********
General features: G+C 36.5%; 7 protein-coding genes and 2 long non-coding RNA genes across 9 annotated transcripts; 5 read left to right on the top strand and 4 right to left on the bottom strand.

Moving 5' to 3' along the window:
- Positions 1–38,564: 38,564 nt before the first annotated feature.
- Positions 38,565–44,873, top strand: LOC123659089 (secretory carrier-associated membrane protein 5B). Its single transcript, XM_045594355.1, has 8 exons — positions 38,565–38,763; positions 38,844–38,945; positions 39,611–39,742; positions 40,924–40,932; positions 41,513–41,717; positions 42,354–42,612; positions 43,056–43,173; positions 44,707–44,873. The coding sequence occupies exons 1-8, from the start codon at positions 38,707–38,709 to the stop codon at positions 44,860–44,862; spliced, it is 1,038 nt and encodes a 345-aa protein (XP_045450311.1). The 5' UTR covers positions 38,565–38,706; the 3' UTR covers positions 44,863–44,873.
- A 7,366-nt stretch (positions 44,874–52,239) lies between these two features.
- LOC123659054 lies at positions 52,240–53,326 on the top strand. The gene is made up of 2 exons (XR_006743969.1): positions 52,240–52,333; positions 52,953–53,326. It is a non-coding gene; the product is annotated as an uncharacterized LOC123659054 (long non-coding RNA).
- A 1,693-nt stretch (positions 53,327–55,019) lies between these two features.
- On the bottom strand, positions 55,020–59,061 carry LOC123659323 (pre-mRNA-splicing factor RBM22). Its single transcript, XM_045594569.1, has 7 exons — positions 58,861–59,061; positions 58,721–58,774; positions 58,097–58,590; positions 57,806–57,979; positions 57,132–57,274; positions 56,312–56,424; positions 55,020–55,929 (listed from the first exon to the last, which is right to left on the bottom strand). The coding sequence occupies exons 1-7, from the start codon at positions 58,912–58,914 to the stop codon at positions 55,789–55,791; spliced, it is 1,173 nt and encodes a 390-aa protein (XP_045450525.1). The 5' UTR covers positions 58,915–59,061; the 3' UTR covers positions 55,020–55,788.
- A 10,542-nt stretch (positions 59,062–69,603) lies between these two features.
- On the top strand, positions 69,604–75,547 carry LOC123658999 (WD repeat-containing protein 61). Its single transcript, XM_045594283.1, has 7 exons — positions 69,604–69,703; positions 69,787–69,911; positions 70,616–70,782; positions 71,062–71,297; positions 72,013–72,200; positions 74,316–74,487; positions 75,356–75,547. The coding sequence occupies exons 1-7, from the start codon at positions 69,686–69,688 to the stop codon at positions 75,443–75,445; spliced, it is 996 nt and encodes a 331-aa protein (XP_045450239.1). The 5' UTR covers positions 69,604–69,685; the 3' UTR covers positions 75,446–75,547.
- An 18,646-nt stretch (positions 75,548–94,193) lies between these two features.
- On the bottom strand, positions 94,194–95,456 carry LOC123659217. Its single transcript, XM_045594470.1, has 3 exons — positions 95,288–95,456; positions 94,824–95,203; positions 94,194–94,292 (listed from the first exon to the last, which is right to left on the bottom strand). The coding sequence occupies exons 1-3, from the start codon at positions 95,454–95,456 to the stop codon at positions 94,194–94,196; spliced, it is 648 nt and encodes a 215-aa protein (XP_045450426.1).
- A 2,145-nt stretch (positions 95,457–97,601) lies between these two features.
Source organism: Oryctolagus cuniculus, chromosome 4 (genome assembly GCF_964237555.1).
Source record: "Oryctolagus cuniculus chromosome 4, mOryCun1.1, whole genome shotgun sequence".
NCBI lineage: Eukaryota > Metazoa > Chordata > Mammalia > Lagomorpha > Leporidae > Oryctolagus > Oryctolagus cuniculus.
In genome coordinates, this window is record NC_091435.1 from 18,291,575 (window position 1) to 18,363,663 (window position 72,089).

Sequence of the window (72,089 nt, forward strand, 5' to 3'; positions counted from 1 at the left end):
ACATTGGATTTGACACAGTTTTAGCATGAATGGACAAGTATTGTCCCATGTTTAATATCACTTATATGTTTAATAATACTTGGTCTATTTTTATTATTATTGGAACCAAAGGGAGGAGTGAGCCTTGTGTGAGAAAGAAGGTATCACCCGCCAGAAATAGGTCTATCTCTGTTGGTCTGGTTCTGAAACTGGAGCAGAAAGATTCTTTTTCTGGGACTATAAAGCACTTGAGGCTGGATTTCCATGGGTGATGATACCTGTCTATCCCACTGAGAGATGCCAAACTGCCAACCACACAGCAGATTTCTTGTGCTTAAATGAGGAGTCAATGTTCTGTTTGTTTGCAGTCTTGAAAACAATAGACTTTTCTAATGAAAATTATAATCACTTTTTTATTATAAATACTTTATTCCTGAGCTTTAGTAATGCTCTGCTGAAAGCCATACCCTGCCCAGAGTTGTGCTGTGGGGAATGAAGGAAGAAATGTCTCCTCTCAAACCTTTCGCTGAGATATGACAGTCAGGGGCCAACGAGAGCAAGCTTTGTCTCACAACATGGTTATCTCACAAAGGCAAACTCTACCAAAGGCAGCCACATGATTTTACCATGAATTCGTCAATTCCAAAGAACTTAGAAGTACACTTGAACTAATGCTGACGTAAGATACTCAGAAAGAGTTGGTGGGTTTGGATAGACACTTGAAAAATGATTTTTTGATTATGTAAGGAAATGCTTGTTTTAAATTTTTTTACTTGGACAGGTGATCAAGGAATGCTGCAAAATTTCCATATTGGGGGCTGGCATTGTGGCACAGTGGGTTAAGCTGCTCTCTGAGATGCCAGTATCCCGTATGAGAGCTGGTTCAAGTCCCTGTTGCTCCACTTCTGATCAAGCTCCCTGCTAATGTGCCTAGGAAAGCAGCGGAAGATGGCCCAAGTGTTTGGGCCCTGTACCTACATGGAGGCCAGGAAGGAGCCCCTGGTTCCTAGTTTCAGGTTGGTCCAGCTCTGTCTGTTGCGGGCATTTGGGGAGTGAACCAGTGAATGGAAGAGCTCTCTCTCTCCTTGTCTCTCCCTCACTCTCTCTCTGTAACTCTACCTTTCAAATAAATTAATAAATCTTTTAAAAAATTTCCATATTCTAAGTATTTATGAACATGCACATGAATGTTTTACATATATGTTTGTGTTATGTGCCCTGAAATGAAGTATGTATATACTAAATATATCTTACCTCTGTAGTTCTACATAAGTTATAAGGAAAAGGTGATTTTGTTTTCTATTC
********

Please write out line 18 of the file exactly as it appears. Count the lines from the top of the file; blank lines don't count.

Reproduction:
Sequence of the window (72,089 nt, forward strand, 5' to 3'; positions counted from 1 at the left end):